Gary Kleiban says
Hey Joel. Thanks for the comment!
100% on the money here. The most critical piece for a team to function properly is real time communication between the players. This is something that we emphasize over and over and over again to our guys – “Help each other”. Every single training session we run incorporates communication.
Unfortunately it’s usually one of the last things a player develops, if ever. Players usually need confidence to speak up. And that comes not only with their game, but also with intrinsic or learned leadership qualities.
Speaking at the youth level, it does take some time to get your team to that point. Not just for the simple “man-on, turn, time, etc …”, but all the other possible things. I’m talking years …
This is the ideal situation. Your players are now the “real-time” coaches – as it should be. A coach can then focus on the bigger picture during a game and make necessary adjustments.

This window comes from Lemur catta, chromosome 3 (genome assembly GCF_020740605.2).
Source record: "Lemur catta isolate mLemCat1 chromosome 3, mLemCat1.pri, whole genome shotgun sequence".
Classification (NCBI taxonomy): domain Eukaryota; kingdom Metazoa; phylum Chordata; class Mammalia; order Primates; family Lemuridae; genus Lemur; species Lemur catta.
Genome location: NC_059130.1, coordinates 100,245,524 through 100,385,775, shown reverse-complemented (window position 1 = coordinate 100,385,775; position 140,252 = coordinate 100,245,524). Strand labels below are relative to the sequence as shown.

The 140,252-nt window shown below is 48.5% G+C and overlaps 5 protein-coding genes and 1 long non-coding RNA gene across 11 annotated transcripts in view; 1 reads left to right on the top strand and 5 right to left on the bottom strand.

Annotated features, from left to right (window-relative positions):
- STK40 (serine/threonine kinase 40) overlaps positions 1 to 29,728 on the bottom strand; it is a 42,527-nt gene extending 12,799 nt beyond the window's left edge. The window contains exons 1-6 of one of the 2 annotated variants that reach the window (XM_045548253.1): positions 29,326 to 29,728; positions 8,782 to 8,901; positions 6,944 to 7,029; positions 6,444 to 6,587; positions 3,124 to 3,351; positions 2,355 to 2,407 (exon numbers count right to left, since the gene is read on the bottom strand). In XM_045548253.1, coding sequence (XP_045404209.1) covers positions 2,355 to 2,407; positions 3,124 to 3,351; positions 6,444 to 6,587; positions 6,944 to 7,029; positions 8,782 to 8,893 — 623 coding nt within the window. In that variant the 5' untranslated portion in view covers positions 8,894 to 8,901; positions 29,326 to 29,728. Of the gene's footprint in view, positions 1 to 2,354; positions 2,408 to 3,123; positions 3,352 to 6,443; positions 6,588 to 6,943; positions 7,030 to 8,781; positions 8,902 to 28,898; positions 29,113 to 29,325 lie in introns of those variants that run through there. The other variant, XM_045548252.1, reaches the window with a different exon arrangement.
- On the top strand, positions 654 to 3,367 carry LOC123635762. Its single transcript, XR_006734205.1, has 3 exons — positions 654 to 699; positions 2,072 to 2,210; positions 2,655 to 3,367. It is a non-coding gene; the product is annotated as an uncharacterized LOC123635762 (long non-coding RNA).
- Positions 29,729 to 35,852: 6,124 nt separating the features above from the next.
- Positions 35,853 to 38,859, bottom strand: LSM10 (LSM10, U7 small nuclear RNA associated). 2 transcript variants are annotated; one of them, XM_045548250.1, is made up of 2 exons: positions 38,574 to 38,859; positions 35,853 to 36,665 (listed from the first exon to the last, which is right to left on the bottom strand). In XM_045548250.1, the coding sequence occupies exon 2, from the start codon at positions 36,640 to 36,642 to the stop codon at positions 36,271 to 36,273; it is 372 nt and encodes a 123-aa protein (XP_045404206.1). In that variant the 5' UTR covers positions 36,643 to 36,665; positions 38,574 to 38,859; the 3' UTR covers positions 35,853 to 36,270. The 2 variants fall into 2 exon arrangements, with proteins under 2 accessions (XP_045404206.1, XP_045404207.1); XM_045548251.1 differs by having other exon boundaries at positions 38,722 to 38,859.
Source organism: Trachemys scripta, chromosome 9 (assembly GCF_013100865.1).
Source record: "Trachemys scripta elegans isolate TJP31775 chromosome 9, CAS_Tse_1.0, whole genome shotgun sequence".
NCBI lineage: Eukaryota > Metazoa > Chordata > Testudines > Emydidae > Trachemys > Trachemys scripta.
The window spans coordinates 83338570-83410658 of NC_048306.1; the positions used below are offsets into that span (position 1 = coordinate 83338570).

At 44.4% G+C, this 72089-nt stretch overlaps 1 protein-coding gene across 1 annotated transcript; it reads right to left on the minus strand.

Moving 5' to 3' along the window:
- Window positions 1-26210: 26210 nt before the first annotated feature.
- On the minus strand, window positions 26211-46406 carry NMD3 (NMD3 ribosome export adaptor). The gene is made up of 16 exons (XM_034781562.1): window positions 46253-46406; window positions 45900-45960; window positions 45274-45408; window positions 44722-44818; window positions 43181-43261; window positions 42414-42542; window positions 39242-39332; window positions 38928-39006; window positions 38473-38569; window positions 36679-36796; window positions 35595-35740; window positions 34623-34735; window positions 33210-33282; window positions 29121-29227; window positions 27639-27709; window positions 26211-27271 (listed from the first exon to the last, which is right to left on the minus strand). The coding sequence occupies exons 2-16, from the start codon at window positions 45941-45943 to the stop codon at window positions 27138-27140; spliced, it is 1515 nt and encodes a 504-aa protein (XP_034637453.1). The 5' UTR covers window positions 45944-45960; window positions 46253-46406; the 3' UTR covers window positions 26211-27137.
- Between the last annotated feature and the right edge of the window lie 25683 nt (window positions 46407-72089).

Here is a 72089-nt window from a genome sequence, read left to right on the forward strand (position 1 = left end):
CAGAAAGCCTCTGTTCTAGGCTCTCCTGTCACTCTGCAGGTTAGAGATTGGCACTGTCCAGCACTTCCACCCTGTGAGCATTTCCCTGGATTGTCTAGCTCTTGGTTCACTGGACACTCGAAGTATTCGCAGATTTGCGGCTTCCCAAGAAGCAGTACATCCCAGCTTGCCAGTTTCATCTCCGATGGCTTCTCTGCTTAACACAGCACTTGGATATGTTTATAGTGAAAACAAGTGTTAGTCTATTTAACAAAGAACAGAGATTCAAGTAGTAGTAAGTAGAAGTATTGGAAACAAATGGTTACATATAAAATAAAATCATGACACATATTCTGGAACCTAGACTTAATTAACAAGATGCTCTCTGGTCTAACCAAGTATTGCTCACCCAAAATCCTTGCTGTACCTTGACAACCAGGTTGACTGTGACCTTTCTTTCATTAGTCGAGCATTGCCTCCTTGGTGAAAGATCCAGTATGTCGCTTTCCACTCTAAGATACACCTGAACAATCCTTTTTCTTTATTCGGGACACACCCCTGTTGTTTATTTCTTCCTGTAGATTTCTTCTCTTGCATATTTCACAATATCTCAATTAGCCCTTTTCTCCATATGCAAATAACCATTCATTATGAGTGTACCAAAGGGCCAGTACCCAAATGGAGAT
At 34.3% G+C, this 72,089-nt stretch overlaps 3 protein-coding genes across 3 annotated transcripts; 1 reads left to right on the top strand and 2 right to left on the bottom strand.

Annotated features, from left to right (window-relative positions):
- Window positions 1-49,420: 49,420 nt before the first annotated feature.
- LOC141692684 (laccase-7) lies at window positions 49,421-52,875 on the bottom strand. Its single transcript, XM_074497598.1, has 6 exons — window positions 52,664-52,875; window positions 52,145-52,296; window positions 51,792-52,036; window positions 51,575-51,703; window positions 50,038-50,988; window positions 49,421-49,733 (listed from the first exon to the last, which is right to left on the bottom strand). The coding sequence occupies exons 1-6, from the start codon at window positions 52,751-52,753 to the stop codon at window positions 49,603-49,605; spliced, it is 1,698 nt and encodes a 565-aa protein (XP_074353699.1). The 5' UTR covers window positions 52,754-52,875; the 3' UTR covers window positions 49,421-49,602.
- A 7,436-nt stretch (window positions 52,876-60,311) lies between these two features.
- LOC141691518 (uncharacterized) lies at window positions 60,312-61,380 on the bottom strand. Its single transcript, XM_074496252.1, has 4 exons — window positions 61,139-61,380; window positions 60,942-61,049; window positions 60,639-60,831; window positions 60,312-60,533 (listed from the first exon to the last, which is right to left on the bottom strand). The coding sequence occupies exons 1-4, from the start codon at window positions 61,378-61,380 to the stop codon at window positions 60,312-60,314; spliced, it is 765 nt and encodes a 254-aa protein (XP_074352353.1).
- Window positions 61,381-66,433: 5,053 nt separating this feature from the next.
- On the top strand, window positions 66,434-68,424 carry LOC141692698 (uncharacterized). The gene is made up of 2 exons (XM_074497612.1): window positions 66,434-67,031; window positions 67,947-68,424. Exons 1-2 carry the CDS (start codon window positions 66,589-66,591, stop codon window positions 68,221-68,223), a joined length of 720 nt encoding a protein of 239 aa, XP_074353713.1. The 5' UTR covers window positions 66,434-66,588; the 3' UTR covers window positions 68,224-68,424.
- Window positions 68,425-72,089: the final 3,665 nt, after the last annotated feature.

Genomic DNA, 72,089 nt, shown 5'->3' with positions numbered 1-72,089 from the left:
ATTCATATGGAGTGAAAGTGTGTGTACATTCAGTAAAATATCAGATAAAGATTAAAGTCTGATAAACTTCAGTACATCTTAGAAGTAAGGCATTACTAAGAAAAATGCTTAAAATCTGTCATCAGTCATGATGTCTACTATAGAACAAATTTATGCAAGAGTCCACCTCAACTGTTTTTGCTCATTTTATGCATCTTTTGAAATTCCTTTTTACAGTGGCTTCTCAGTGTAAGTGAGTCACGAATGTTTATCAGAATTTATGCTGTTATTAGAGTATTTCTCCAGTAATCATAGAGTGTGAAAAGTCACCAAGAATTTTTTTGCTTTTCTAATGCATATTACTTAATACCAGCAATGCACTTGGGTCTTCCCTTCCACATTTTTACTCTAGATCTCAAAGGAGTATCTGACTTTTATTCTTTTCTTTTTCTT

Your “remote control” comment deserves much attention, as it can be both good and bad. Watch for an upcoming article on that …
” a synchronized high pressure defense, it will be extremely difficult to hold possession. ”
If you look at the no 1 possession team in the world; Barcelona this is not true. If a team tries to play a high pressure defense against them they will be punished because they leave spaces behind them for Xavi, Iniesta, Messi and co to use. But if you play a low defense you give Barcelona too much time and sooner or later they will score, probably later if you also have defenders with patience. Jose Mourinho did both when Inter Milan outmanoeuvred Barcelona and he couldn’t care less about possession, because you don’t win games on possession.